When he spoke to GO! Magazine last week, Canadian singer-songwriter Fred Eaglesmith was on the road “somewhere between Arizona and California” and having a little cellphone trouble.
The alt-country artist is in the midst of a house-concert tour with his band, coming soon to a town near you — or to your town, if you live in Sisters (see “If you go”).
After the music journalism world's shortest phone interview — Hello? Hey, having a little trouble hearing you ... click ... silence — Eaglesmith pulls over, and his publicist soon patches him through again.
“There we are. I'm on a hill. I'm just going to stay on top of this hill,” Eaglesmith said.
Atop a hill, with possibilities in multiple directions, isn't the world's worst metaphor for where Eaglesmith is in his career: A singer-songwriter with a loyal fan base; a raconteur known for his funny stories and sometimes funny, sometimes poignant songs. A tunesmith whose songs may arguably be better known than he is; a figure to whom “entertainer,” “iconoclast,” “humorous” and “original” can be applied in equal measure.
Even if this is the first you've ever heard of Eaglesmith, you may know his songs, as recorded by country artists that are sure to ring a bell: Miranda Lambert (“Time to Get a Gun”), Alan Jackson (“Freight Train”), Toby Keith (“White Rose,” “Thinkin' about You”).
Eaglesmith grew up on a struggling farm in Ontario as one of nine kids. He made much hay of the experience in his early songs. In fact, he said, it was the heavy bummer factor of those early songs that inspired him to mix in a little bit of his funny side.
“When I was younger, in the '70s and '80s, I wrote these really horrific songs about farm loss, which was happening all around me, you know, about my neighbors losing the farm,” he said.
“The songs were so sad, people loved them but they wouldn't come back. It was too hard. I was young and didn't really know what I was doing. Then I started telling these jokes about people on the farm. They weren't that great of jokes, but I was always a pretty funny guy.
“And as I've gotten older, I've really learned my comedy well,” Eaglesmith said. “I've learned to just be a comedian. I could be a stand-up comedian if I wanted to.”
You should do it!
“Yeah, I could. I could if I wanted to,” he continued. “I've been offered it. But it's sort of really cool to do both, because people don't know what's going on. Someone will go, 'Well, what are you, a comedian or a songwriter or an entertainer?'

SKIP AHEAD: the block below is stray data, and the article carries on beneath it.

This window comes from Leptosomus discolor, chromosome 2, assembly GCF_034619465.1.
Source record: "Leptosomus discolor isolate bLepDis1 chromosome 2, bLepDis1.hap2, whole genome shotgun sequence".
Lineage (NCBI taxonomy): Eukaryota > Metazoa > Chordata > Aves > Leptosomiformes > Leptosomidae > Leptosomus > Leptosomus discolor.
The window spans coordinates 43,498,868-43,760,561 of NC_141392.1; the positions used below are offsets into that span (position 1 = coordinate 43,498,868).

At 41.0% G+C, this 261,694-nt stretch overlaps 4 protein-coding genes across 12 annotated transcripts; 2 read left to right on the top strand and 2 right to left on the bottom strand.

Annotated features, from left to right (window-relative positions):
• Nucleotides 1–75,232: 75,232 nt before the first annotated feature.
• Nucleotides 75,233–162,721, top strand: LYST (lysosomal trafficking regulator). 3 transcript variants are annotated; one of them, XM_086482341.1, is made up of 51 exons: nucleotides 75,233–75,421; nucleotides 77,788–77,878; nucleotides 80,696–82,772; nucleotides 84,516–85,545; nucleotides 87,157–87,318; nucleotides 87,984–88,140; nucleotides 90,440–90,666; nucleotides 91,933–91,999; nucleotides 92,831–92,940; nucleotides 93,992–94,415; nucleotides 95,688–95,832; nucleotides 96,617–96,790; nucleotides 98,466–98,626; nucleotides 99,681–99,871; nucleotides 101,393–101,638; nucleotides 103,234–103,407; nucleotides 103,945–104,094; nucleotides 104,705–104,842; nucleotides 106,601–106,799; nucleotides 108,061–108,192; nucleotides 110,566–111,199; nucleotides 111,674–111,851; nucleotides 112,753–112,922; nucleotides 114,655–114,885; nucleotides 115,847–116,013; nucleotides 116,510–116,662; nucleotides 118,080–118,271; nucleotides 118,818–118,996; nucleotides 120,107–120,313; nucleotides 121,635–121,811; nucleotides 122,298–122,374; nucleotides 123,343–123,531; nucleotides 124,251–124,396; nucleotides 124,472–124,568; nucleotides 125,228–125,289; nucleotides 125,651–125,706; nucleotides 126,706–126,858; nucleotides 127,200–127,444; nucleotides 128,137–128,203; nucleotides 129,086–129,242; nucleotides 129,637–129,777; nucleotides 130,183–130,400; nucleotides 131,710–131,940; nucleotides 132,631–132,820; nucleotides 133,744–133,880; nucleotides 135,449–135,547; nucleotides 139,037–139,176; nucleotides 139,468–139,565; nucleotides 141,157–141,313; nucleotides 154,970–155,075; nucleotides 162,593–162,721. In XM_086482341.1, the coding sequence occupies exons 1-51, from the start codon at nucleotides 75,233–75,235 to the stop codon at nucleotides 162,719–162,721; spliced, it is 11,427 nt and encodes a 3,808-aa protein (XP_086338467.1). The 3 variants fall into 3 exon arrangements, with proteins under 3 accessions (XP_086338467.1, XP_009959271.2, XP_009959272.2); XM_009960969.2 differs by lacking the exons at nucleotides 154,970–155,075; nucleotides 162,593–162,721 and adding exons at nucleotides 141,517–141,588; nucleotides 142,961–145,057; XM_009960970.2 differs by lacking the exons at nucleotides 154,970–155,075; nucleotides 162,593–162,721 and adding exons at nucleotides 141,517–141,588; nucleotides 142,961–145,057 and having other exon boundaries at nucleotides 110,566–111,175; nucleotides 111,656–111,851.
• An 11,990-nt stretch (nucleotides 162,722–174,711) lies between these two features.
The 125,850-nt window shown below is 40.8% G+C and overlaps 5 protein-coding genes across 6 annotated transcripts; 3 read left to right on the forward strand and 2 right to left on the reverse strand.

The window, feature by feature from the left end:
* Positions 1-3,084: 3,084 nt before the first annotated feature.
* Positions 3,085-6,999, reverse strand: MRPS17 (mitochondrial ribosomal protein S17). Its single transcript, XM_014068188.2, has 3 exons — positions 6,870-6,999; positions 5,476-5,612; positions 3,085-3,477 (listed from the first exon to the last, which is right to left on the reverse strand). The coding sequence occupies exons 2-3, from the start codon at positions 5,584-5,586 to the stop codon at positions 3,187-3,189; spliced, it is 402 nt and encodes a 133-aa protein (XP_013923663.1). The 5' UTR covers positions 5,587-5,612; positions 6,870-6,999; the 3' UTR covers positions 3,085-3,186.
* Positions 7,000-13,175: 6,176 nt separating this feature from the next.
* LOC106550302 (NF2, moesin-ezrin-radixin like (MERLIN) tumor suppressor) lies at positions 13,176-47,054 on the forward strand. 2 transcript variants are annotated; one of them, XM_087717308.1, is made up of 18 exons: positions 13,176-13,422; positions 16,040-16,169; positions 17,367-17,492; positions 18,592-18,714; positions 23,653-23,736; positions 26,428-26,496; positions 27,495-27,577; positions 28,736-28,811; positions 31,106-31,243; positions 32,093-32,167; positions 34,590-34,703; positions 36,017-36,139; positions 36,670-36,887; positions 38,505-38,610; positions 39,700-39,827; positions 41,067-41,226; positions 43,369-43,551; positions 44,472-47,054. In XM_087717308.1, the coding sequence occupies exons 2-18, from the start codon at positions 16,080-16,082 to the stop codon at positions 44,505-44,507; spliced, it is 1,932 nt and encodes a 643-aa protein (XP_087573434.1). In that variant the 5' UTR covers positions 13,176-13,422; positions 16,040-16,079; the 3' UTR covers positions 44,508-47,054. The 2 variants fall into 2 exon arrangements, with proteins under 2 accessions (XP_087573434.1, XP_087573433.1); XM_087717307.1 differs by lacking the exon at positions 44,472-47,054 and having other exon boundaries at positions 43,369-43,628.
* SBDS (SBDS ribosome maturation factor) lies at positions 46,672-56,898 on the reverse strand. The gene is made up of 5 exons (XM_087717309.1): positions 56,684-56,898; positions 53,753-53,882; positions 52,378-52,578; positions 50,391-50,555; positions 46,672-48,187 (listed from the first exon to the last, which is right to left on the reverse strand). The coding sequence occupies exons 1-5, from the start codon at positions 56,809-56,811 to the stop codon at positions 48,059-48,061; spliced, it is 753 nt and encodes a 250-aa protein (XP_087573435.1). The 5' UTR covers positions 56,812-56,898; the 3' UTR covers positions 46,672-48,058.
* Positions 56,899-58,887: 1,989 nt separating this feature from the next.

“You go, 'Who cares?' It's just different. Some people hate it. Some people leave. Some people tell me I should only do comedy. Some people tell me I should only write songs. It's sort of who I am. A lot of the comedy is about not allowing anyone to take me too seriously.”
Eaglesmith's recording career began in 1980, and his most recent album, “Six Volts,” has been received like none of his previous releases. The reaction from fans has been “just over the top,” he said.
“'Six Volts' just keeps goin'. It's almost like a brand-new record every day,” Eaglesmith said. “I've had records out for years and years, but nothing like this. No reaction like this.”
Funny he should use the term “brand-new.” Because “Six Volts” — a titular reference to the battery that powered transistor radios back in the 1950s — was recorded in a determinedly brand-old manner: one mic, on a one-track reel-to-reel recorder.
“I had a hunch,” he answered when asked what led to that recording method. “I started hating the sound of records a lot. I started hating the sound of digital a lot. I started to hate the multitracking a lot. I started to hear too many tricks, too much technology, too many guys making stuff. Like it wasn't real. The tension on records doesn't feel real to us anymore.”
With this record, “there's no faking it,” he said. And since it was made, two members of his Traveling Steam Show band, which has been on the road with him for three years, have recorded albums in the same fashion, Eaglesmith said.
While you probably won't hear Eaglesmith himself being played by mainstream country outlets, having hit-makers embrace what he writes accomplishes at least one thing, he said.
“What it does is it gives me a little credibility in places I might not have credibility. In other words, sort of mainstream people might come and see the show because those guys recorded my songs. It sort of gives (listeners) something to go, 'Whoa, Alan Jackson recorded your song.'”
But credibility is a two-way street. For all the mainstream types who might be drawn to him thinking Eaglesmith's somehow a safer, vetted bet, there are those for whom associations with polished “Nashvillians” present a real drawback.
“Believe it or not, in parts of my world, it's sort of a detriment,” he said, “because there are the cynical guys who go, 'How could you let Alan Jackson record one of your songs?'
“But I believe it all helps a little bit when you have a career like mine, which is staying under the radar. It's like I'm still staying under the radar, and as long as I don't push over the top — or try to, because I don't want to anyway — as long as I don't milk it, or try to take advantage of it ... I just go 'OK, that happened, that's nice,' and carry on with what I was doing before that.”
For the record, Eaglesmith has never turned down someone who wants to cover one of his songs.
“Oh, no no no. I have no business doing that,” he said. “They're not mine to say. I just happened to write them.”